What the Heck is a Zeiss Bump?



"Zeiss Bumps" are hard bumps that appear under the leather covering of vintage cameras.. These greenish bumps "grow" over time, the result of a build-up of a hard, waxy chemical substance. produced when copper rivets on the camera body react with adhesives and moisture in the leather covering.

In the construction of their cameras, Zeiss used a coating of shellac-based glue to affix the leather to the camera body, and when the glue did not completely cover the copper rivets, it allowed contact between the exposed rivet heads and the leather. This reaction caused the hard bumps to grow and push up under the leather. These bumps were most notably present in early Zeiss cameras, hence the name. but these bumps are present in many brands of vintage cameras.

Can Zeiss Bumps Be Removed?

In most cases, yes, depending mostly on the condition of the leather. Generally speaking, there are two approaches for bump removal: 1) in-place removal where, with a razor blade, a cross-cut is made on top of the bump, opening up an "incision," allowing the bump to be removed, and 2) removing or peeling back the leather from the body, removing the bump, and re-gluing the leather after putting a sealant over the copper rivets. The bump is more likely to grow back with the first method since it is more difficult with a small slit to put a sealant over the rivet. The first method can also be a bit unsightly as it leaves obvious cuts in the leather. That said, the second, preferred method of complete leather removal is dependent on the condition of the leather and being supple enough to come off. Sometimes the leather is so brittle that removal is not an option.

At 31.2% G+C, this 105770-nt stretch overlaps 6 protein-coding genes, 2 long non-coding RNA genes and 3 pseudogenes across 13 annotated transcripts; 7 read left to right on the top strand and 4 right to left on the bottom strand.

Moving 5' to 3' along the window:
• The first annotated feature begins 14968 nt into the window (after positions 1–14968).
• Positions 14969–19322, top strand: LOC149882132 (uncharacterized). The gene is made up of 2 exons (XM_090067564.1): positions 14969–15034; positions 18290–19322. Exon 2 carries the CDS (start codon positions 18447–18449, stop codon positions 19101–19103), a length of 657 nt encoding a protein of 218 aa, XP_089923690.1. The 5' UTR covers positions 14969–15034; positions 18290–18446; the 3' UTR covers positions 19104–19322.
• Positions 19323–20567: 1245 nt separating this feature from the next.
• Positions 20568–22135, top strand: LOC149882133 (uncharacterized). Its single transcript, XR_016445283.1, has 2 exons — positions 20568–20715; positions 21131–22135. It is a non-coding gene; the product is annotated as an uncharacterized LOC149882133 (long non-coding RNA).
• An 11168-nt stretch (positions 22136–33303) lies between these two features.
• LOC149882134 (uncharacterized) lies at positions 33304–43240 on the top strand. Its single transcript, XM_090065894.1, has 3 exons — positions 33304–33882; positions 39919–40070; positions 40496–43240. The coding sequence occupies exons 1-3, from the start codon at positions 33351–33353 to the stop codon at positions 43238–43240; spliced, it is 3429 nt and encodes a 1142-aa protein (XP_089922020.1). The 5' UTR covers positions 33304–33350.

One other challenge for bump removal is that if they are large enough, the leather can be permanently deformed and you won't be able to smooth out the leather after removal. This stretching also has a tendency to change the texture of the leather.

Of course, a third option is to leave the bumps as they are and enjoy them as part of the character of the camera!

Another thing to note: The presence of Zeiss bumps might indicate that the camera has lived in a humid environment, and it may be a sign that other parts should be checked out for potential issues such as fungus in the lens and galvanic corrosion on the film loading/frame counter mechanisms.

(Photo courtesy of uwittehh on ussrphoto.com)

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